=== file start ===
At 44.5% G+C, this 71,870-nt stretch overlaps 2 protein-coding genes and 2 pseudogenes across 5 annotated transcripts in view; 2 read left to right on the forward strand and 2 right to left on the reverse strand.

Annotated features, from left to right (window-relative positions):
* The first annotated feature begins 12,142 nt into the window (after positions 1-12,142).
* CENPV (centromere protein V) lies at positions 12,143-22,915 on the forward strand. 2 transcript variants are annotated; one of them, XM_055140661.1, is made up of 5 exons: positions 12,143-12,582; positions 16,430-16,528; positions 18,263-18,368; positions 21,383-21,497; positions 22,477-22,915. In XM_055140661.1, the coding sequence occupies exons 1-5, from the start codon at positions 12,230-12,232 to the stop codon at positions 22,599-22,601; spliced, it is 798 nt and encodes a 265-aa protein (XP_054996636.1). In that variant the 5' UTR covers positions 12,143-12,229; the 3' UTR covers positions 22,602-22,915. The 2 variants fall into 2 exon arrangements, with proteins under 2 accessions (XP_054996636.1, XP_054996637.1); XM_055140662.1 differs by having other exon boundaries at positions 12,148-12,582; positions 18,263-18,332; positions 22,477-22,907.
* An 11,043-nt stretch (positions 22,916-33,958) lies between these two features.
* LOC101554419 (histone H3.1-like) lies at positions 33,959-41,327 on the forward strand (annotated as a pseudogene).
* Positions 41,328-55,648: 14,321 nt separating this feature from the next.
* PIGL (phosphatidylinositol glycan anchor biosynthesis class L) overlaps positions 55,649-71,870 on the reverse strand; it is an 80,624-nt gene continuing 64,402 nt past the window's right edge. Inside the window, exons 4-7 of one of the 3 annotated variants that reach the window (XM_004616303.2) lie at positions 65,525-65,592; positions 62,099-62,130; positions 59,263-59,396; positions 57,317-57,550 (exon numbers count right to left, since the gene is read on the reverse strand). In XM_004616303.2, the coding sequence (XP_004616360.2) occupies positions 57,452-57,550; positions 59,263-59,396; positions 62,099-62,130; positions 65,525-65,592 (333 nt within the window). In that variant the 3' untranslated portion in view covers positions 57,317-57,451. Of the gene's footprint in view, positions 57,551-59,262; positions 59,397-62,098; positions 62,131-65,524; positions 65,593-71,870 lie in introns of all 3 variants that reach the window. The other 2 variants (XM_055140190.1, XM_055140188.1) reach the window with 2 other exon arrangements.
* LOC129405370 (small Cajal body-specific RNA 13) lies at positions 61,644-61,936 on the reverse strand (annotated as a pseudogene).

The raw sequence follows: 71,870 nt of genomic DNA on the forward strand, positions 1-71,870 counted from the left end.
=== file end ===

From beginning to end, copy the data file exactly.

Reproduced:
At 44.5% G+C, this 71,870-nt stretch overlaps 2 protein-coding genes and 2 pseudogenes across 5 annotated transcripts in view; 2 read left to right on the forward strand and 2 right to left on the reverse strand.

Annotated features, from left to right (window-relative positions):
* The first annotated feature begins 12,142 nt into the window (after positions 1-12,142).
* CENPV (centromere protein V) lies at positions 12,143-22,915 on the forward strand. 2 transcript variants are annotated; one of them, XM_055140661.1, is made up of 5 exons: positions 12,143-12,582; positions 16,430-16,528; positions 18,263-18,368; positions 21,383-21,497; positions 22,477-22,915. In XM_055140661.1, the coding sequence occupies exons 1-5, from the start codon at positions 12,230-12,232 to the stop codon at positions 22,599-22,601; spliced, it is 798 nt and encodes a 265-aa protein (XP_054996636.1). In that variant the 5' UTR covers positions 12,143-12,229; the 3' UTR covers positions 22,602-22,915. The 2 variants fall into 2 exon arrangements, with proteins under 2 accessions (XP_054996636.1, XP_054996637.1); XM_055140662.1 differs by having other exon boundaries at positions 12,148-12,582; positions 18,263-18,332; positions 22,477-22,907.
* An 11,043-nt stretch (positions 22,916-33,958) lies between these two features.
* LOC101554419 (histone H3.1-like) lies at positions 33,959-41,327 on the forward strand (annotated as a pseudogene).
* Positions 41,328-55,648: 14,321 nt separating this feature from the next.
* PIGL (phosphatidylinositol glycan anchor biosynthesis class L) overlaps positions 55,649-71,870 on the reverse strand; it is an 80,624-nt gene continuing 64,402 nt past the window's right edge. Inside the window, exons 4-7 of one of the 3 annotated variants that reach the window (XM_004616303.2) lie at positions 65,525-65,592; positions 62,099-62,130; positions 59,263-59,396; positions 57,317-57,550 (exon numbers count right to left, since the gene is read on the reverse strand). In XM_004616303.2, the coding sequence (XP_004616360.2) occupies positions 57,452-57,550; positions 59,263-59,396; positions 62,099-62,130; positions 65,525-65,592 (333 nt within the window). In that variant the 3' untranslated portion in view covers positions 57,317-57,451. Of the gene's footprint in view, positions 57,551-59,262; positions 59,397-62,098; positions 62,131-65,524; positions 65,593-71,870 lie in introns of all 3 variants that reach the window. The other 2 variants (XM_055140190.1, XM_055140188.1) reach the window with 2 other exon arrangements.
* LOC129405370 (small Cajal body-specific RNA 13) lies at positions 61,644-61,936 on the reverse strand (annotated as a pseudogene).

The raw sequence follows: 71,870 nt of genomic DNA on the forward strand, positions 1-71,870 counted from the left end.